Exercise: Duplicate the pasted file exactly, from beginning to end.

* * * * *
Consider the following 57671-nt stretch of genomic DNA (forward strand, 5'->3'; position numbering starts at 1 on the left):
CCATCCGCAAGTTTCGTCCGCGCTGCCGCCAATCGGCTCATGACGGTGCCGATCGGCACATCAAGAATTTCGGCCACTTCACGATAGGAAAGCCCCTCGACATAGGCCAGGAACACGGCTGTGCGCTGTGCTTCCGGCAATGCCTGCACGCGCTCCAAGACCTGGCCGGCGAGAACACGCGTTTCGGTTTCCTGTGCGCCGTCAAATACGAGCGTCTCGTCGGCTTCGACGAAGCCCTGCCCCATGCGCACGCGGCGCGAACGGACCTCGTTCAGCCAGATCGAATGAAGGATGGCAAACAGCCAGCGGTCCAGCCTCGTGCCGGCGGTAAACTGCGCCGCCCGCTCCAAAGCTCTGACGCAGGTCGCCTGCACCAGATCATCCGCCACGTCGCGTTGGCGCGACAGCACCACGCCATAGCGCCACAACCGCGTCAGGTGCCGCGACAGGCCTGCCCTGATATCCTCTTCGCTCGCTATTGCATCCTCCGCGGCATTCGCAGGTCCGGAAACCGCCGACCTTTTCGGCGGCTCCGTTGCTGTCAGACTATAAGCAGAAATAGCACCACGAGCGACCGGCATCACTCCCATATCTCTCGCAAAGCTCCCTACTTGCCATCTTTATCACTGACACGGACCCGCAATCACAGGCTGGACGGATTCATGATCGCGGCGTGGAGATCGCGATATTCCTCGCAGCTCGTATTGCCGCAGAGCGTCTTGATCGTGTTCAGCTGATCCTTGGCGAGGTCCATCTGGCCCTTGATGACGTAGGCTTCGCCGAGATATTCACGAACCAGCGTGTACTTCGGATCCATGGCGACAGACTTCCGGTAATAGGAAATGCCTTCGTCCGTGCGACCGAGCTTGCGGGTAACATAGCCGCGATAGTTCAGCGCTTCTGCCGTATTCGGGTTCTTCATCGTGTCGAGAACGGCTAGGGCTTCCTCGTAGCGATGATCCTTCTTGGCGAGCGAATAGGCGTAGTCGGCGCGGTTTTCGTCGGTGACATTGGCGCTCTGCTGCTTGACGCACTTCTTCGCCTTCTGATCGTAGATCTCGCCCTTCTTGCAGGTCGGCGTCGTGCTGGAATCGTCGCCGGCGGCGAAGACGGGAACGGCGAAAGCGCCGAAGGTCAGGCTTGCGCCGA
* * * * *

Consider the following 57671-nt stretch of genomic DNA (forward strand, 5'->3'; position numbering starts at 1 on the left):
CCATCCGCAAGTTTCGTCCGCGCTGCCGCCAATCGGCTCATGACGGTGCCGATCGGCACATCAAGAATTTCGGCCACTTCACGATAGGAAAGCCCCTCGACATAGGCCAGGAACACGGCTGTGCGCTGTGCTTCCGGCAATGCCTGCACGCGCTCCAAGACCTGGCCGGCGAGAACACGCGTTTCGGTTTCCTGTGCGCCGTCAAATACGAGCGTCTCGTCGGCTTCGACGAAGCCCTGCCCCATGCGCACGCGGCGCGAACGGACCTCGTTCAGCCAGATCGAATGAAGGATGGCAAACAGCCAGCGGTCCAGCCTCGTGCCGGCGGTAAACTGCGCCGCCCGCTCCAAAGCTCTGACGCAGGTCGCCTGCACCAGATCATCCGCCACGTCGCGTTGGCGCGACAGCACCACGCCATAGCGCCACAACCGCGTCAGGTGCCGCGACAGGCCTGCCCTGATATCCTCTTCGCTCGCTATTGCATCCTCCGCGGCATTCGCAGGTCCGGAAACCGCCGACCTTTTCGGCGGCTCCGTTGCTGTCAGACTATAAGCAGAAATAGCACCACGAGCGACCGGCATCACTCCCATATCTCTCGCAAAGCTCCCTACTTGCCATCTTTATCACTGACACGGACCCGCAATCACAGGCTGGACGGATTCATGATCGCGGCGTGGAGATCGCGATATTCCTCGCAGCTCGTATTGCCGCAGAGCGTCTTGATCGTGTTCAGCTGATCCTTGGCGAGGTCCATCTGGCCCTTGATGACGTAGGCTTCGCCGAGATATTCACGAACCAGCGTGTACTTCGGATCCATGGCGACAGACTTCCGGTAATAGGAAATGCCTTCGTCCGTGCGACCGAGCTTGCGGGTAACATAGCCGCGATAGTTCAGCGCTTCTGCCGTATTCGGGTTCTTCATCGTGTCGAGAACGGCTAGGGCTTCCTCGTAGCGATGATCCTTCTTGGCGAGCGAATAGGCGTAGTCGGCGCGGTTTTCGTCGGTGACATTGGCGCTCTGCTGCTTGACGCACTTCTTCGCCTTCTGATCGTAGATCTCGCCCTTCTTGCAGGTCGGCGTCGTGCTGGAATCGTCGCCGGCGGCGAAGACGGGAACGGCGAAAGCGCCGAAGGTCAGGCTTGCGCCGA